If you’re new to bullet journaling and don’t know where to begin, this is the post for you! Here, you’ll learn how to create a bullet journal key, index page and set up the first page of your bujo.
Don’t worry, you don’t have to be particularly creative to get this right!
This is, by the way, Day 2 of a 10-Day Bullet Journal Series For Beginners. So, if you’re new to bullet journaling and find it difficult, starting from Day 1 would be beneficial for you.
Here are all your resources,
Day 1 – How To Start A Bullet Journal For Not-So-Creative Beginners
2nd Day – You’re Here!
Day 3 – How To Create A Future Log In Bullet Journal
Day 4 – How To Create A Future Goals Page In Your BuJo
On Day 5 – How To Create Bullet Journal Quotes Page and More
Day 6 – Must Have Bullet Journal Pages For A Better 2022
Day 7 – How To Create A Bullet Journal Monthly Spread
On Day 8 – Bullet Journal Habit And Mood Tracker Ideas
Day 9 – Simple Bullet Journal Weekly Spread Ideas For Beginners
Day 10 – 15 Easy Ideas For Bullet Journal Collections
If you’re through Day 1, I hope you have a list of pages you want to create in your bujo. Today, we’ll start with the first 3 pages. All of these are components of Ryder Carroll‘s original bullet journaling system.
- An Introduction Page
- A Key Page
- An Index
These terms might sound confusing right now, but by the end of this post, you’ll know exactly what I’m talking about.
But first, let’s go over the supplies you’ll need.
Bullet Journal Supplies
To start a bullet journal, you’ll need:
1. A Notebook
Firstly, you need a notebook. You can use a ruled, dotted, or blank notebook. You don’t even have to purchase a new one.
In fact, if you’re a newbie and aren’t confident in your creative abilities, I’d prefer if you got a rough notebook. It doesn’t have to be anything fancy.
Remember, what we discussed yesterday? You only need to concentrate on the benefits of bullet journaling, and the creativity will follow.
“Focus on how it feels, not how it looks.”
There are numerous bujos on the market, such as this one. However, using a fancy notebook will cause you to limit your creativity. You wouldn’t want to experiment and would want to ensure that everything in your precious notebook looks perfect. As a stationary enthusiast, I can attest to this!
3. Decorative Material
Create A Bullet Journal Key, Index And First Page
Now that you’ve gathered your supplies, let’s get started!
All of these pages form the foundation of your bujo. You can skip these pages entirely if you prefer. However, because you are a beginner, you should include these pages in your journal. And then decide whether or not they are useful to you.
1. Introduction Page
This is your journal’s first page. It usually includes your name and, if necessary, some additional information.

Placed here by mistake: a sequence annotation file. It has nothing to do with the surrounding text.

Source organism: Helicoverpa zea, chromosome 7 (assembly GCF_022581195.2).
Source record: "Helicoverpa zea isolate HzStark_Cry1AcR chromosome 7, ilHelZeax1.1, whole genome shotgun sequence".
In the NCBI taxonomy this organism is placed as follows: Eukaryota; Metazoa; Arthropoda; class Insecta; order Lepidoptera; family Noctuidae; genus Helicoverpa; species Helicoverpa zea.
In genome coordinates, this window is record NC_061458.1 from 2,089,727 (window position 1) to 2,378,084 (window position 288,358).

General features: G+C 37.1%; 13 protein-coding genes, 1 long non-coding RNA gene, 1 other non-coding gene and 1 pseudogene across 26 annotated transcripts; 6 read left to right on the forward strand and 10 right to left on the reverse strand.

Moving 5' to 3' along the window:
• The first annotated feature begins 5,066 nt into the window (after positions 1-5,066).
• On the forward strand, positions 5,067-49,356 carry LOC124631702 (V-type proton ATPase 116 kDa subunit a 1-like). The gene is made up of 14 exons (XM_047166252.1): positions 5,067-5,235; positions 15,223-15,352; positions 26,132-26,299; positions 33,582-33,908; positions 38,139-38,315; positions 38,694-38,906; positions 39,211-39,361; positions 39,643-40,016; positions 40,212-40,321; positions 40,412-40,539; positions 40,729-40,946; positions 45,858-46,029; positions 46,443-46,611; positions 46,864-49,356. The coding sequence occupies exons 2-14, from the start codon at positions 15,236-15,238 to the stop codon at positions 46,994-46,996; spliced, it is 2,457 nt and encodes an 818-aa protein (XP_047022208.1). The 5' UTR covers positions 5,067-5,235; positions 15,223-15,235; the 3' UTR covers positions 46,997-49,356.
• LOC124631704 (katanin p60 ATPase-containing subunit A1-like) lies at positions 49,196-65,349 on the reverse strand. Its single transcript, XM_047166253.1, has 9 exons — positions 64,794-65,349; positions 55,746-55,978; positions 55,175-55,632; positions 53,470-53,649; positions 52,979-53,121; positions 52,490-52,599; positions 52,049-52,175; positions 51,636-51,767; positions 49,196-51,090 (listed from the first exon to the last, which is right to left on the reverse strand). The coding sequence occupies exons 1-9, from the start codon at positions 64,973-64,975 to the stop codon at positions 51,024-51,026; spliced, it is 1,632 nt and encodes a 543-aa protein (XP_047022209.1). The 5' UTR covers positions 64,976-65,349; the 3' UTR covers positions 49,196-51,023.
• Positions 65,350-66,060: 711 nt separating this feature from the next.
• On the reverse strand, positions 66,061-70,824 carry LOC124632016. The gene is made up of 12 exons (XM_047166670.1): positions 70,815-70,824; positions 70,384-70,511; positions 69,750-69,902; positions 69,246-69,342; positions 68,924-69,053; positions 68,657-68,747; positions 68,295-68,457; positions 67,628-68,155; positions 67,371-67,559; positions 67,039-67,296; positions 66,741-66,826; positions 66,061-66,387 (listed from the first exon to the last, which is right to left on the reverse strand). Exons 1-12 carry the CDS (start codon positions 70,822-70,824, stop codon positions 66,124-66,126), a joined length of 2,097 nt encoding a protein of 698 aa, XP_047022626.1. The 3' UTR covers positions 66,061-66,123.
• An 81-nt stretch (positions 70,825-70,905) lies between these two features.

There’s not much to do here. Simply write, “This journal belongs to (your name)”. Here’s my simple Intro Page.
If you take this journal with you when you leave the house, you can also include your phone number so that you can be contacted if it gets misplaced.
Here’s another digital template for your Introduction Page.
2. Bullet Journal Index Page
Flip the page over and set aside the next 2-4 pages of your journal for Index.
This page is similar to any other book’s index page. Basically, you write your topics on the left side and the page number on the right.
This allows you to easily navigate through your journal rather than flipping through the journal every time you need to find something.
As a beginner, you can leave 3-4 pages for Index, since you don’t have a clear idea yet.
Designing A Bullet Journal Index Page
There’s isn’t much to design on this page too. Simply write Index at the top. Divide the page into two columns: one for page numbers and one for the page title.
Note : If you’re not good at lettering, use stencils or draw with pencils first. Then, finish your designs with a marker.
Here are a few ideas,
This is a basic Index Page for my new bujo.
Here’s another template for Index Page.
Many people also do not use bujo indexes. If you think you don’t need an index page, consider this.
Use an Index Page If . .
- You have a thick notebook
- If your journal isn’t too artistic.
- If your journal pretty much looks the same. Say, you follow a minimalistic theme.
- If you have a habit of going through old journals. For example, when you start a new journal, you copy your birthdates and events log from an old one.
Do Not Use an Index Page if . .
- You have a very thin notebook.
- You color code your layouts.
- When you love flipping through your journal.
- When all your pages look pretty different.
3. Bullet Journal Key Page
Bullet Journal keys are simply symbols that you can use to easily categorize your entries as task, event, or note for reference throughout the journal. Because writing the same words over and over isn’t always the best option.
Here’s why keys are important,
- Keys are efficient
- Save time
- Easy to classify
- Can be personalized
- Saves space
- More Neater
In the original bullet journal setup, Ryder Carroll used this set of symbols as key.
‘•’ refers to a task , i.e. things you have to do.
‘-‘ refers to a note, i.e. something you need to remember
◯ refers to an event, i.e. noteworthy moments in life
⦻ refers to a completed task
‘>’ refers to a task that is moved to the next day
‘<‘ refers to a scheduled task
a̶b̶c̶ refers to an irrelevant task
While this is the original key, you can always use symbols that are more meaningful to you. Here’s what my bullet journal key looks like,
Some people also use color coding to categorize their entries and mention that in their key. For example, red is for school and green is for family.
For Day 3 On How To Start A Bullet Journal
If you don’t get too artsy, designing these three pages should take you no more than 25 minutes. Congrats on completing your first few pages! Tomorrow, you’ll design your future log. Get pumped!